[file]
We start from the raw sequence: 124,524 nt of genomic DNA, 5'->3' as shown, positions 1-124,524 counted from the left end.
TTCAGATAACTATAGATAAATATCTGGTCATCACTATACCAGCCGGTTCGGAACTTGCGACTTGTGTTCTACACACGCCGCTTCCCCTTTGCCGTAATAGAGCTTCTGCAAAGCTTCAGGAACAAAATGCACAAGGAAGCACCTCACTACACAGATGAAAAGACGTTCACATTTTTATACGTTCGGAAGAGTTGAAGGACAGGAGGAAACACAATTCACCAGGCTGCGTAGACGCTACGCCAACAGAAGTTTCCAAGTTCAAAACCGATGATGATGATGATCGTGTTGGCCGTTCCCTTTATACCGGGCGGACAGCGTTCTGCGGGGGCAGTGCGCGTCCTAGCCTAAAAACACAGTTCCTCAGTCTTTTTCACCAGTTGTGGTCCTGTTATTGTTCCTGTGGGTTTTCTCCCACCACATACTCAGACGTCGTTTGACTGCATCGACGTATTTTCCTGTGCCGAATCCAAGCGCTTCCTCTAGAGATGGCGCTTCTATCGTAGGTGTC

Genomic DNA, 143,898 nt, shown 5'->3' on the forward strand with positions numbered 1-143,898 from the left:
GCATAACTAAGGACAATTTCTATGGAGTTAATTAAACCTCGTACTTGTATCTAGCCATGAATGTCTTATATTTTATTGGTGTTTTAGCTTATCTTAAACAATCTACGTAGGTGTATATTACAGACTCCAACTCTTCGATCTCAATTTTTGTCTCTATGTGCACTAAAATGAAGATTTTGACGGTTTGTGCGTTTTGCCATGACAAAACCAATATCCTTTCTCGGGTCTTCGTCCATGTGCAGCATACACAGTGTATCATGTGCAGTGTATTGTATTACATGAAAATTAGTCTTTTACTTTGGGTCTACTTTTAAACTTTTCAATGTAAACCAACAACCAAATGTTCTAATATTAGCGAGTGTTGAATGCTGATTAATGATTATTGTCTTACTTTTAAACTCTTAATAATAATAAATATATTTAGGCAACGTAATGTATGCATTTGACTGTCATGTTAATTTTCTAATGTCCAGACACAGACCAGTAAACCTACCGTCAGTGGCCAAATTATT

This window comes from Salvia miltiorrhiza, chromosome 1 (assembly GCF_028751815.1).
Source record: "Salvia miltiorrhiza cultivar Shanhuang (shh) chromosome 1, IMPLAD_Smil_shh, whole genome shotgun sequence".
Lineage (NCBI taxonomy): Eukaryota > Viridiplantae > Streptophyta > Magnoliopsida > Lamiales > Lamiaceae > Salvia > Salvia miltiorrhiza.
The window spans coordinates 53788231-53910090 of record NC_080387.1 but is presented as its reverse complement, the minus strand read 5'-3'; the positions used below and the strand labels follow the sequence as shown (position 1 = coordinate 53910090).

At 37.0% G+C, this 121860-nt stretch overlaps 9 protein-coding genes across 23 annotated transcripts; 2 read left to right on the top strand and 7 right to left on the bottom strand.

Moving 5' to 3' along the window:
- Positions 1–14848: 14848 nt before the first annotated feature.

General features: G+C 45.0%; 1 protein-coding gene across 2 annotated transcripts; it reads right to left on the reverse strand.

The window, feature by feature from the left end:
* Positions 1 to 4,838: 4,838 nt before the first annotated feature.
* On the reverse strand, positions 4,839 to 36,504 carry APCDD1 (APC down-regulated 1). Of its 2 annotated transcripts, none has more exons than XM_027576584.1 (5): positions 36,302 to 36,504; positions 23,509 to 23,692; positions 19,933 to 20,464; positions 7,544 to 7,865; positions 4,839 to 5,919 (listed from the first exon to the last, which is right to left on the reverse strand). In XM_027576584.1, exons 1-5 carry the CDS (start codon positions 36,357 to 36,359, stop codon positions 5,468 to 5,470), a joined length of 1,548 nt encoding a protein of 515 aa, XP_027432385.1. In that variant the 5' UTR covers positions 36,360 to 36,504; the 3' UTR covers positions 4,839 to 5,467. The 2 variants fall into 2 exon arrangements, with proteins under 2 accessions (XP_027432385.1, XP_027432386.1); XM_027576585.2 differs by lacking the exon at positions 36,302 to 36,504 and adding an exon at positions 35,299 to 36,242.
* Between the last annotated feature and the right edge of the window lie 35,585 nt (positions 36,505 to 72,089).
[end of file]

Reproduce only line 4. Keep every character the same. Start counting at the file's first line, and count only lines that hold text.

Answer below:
GCATAACTAAGGACAATTTCTATGGAGTTAATTAAACCTCGTACTTGTATCTAGCCATGAATGTCTTATATTTTATTGGTGTTTTAGCTTATCTTAAACAATCTACGTAGGTGTATATTACAGACTCCAACTCTTCGATCTCAATTTTTGTCTCTATGTGCACTAAAATGAAGATTTTGACGGTTTGTGCGTTTTGCCATGACAAAACCAATATCCTTTCTCGGGTCTTCGTCCATGTGCAGCATACACAGTGTATCATGTGCAGTGTATTGTATTACATGAAAATTAGTCTTTTACTTTGGGTCTACTTTTAAACTTTTCAATGTAAACCAACAACCAAATGTTCTAATATTAGCGAGTGTTGAATGCTGATTAATGATTATTGTCTTACTTTTAAACTCTTAATAATAATAAATATATTTAGGCAACGTAATGTATGCATTTGACTGTCATGTTAATTTTCTAATGTCCAGACACAGACCAGTAAACCTACCGTCAGTGGCCAAATTATT